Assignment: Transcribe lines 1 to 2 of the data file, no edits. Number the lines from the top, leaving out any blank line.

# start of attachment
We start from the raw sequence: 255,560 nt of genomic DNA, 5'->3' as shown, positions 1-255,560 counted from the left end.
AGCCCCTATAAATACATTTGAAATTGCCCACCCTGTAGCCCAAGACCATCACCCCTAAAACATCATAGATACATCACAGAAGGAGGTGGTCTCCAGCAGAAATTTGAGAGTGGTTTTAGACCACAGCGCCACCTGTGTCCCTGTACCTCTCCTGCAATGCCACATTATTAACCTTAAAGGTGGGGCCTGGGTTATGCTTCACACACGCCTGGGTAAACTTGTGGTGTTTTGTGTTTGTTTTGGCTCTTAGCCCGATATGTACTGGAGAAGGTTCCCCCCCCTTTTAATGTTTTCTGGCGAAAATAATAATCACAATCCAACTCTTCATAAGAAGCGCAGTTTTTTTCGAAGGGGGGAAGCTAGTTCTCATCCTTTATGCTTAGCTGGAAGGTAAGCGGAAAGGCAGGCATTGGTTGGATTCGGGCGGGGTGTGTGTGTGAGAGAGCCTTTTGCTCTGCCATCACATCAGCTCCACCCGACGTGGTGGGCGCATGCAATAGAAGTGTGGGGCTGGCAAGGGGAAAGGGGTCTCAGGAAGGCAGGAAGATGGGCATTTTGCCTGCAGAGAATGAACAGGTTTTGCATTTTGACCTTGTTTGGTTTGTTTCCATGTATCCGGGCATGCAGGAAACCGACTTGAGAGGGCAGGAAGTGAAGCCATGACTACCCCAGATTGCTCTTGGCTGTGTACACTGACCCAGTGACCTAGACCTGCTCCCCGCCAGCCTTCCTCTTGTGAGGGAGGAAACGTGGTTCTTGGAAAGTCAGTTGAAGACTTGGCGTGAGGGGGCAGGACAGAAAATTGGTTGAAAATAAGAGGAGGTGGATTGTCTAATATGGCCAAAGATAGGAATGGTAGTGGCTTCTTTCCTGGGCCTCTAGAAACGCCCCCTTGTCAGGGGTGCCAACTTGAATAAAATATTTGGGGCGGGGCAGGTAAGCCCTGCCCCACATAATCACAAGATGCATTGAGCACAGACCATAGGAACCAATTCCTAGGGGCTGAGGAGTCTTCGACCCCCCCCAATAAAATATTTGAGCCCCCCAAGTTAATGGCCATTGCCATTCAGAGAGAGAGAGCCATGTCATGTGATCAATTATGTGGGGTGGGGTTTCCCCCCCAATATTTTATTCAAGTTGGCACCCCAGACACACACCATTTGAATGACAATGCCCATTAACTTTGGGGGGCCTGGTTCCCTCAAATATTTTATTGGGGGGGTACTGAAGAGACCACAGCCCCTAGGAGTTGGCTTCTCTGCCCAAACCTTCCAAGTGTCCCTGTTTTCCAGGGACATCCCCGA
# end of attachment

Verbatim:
We start from the raw sequence: 255,560 nt of genomic DNA, 5'->3' as shown, positions 1-255,560 counted from the left end.
AGCCCCTATAAATACATTTGAAATTGCCCACCCTGTAGCCCAAGACCATCACCCCTAAAACATCATAGATACATCACAGAAGGAGGTGGTCTCCAGCAGAAATTTGAGAGTGGTTTTAGACCACAGCGCCACCTGTGTCCCTGTACCTCTCCTGCAATGCCACATTATTAACCTTAAAGGTGGGGCCTGGGTTATGCTTCACACACGCCTGGGTAAACTTGTGGTGTTTTGTGTTTGTTTTGGCTCTTAGCCCGATATGTACTGGAGAAGGTTCCCCCCCCTTTTAATGTTTTCTGGCGAAAATAATAATCACAATCCAACTCTTCATAAGAAGCGCAGTTTTTTTCGAAGGGGGGAAGCTAGTTCTCATCCTTTATGCTTAGCTGGAAGGTAAGCGGAAAGGCAGGCATTGGTTGGATTCGGGCGGGGTGTGTGTGTGAGAGAGCCTTTTGCTCTGCCATCACATCAGCTCCACCCGACGTGGTGGGCGCATGCAATAGAAGTGTGGGGCTGGCAAGGGGAAAGGGGTCTCAGGAAGGCAGGAAGATGGGCATTTTGCCTGCAGAGAATGAACAGGTTTTGCATTTTGACCTTGTTTGGTTTGTTTCCATGTATCCGGGCATGCAGGAAACCGACTTGAGAGGGCAGGAAGTGAAGCCATGACTACCCCAGATTGCTCTTGGCTGTGTACACTGACCCAGTGACCTAGACCTGCTCCCCGCCAGCCTTCCTCTTGTGAGGGAGGAAACGTGGTTCTTGGAAAGTCAGTTGAAGACTTGGCGTGAGGGGGCAGGACAGAAAATTGGTTGAAAATAAGAGGAGGTGGATTGTCTAATATGGCCAAAGATAGGAATGGTAGTGGCTTCTTTCCTGGGCCTCTAGAAACGCCCCCTTGTCAGGGGTGCCAACTTGAATAAAATATTTGGGGCGGGGCAGGTAAGCCCTGCCCCACATAATCACAAGATGCATTGAGCACAGACCATAGGAACCAATTCCTAGGGGCTGAGGAGTCTTCGACCCCCCCCAATAAAATATTTGAGCCCCCCAAGTTAATGGCCATTGCCATTCAGAGAGAGAGAGCCATGTCATGTGATCAATTATGTGGGGTGGGGTTTCCCCCCCAATATTTTATTCAAGTTGGCACCCCAGACACACACCATTTGAATGACAATGCCCATTAACTTTGGGGGGCCTGGTTCCCTCAAATATTTTATTGGGGGGGTACTGAAGAGACCACAGCCCCTAGGAGTTGGCTTCTCTGCCCAAACCTTCCAAGTGTCCCTGTTTTCCAGGGACATCCCCGA